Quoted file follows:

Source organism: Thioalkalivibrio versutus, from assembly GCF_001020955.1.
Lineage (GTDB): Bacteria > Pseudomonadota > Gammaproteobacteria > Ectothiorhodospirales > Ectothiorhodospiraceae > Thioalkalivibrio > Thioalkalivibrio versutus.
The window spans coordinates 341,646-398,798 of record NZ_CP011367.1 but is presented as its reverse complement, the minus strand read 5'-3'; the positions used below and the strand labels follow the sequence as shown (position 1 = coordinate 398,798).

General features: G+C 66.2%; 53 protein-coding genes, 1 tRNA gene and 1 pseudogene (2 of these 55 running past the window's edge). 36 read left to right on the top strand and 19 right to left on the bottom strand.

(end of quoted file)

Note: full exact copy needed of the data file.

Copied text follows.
Source organism: Thioalkalivibrio versutus, from assembly GCF_001020955.1.
Lineage (GTDB): Bacteria > Pseudomonadota > Gammaproteobacteria > Ectothiorhodospirales > Ectothiorhodospiraceae > Thioalkalivibrio > Thioalkalivibrio versutus.
The window spans coordinates 341,646-398,798 of record NZ_CP011367.1 but is presented as its reverse complement, the minus strand read 5'-3'; the positions used below and the strand labels follow the sequence as shown (position 1 = coordinate 398,798).

General features: G+C 66.2%; 53 protein-coding genes, 1 tRNA gene and 1 pseudogene (2 of these 55 running past the window's edge). 36 read left to right on the top strand and 19 right to left on the bottom strand.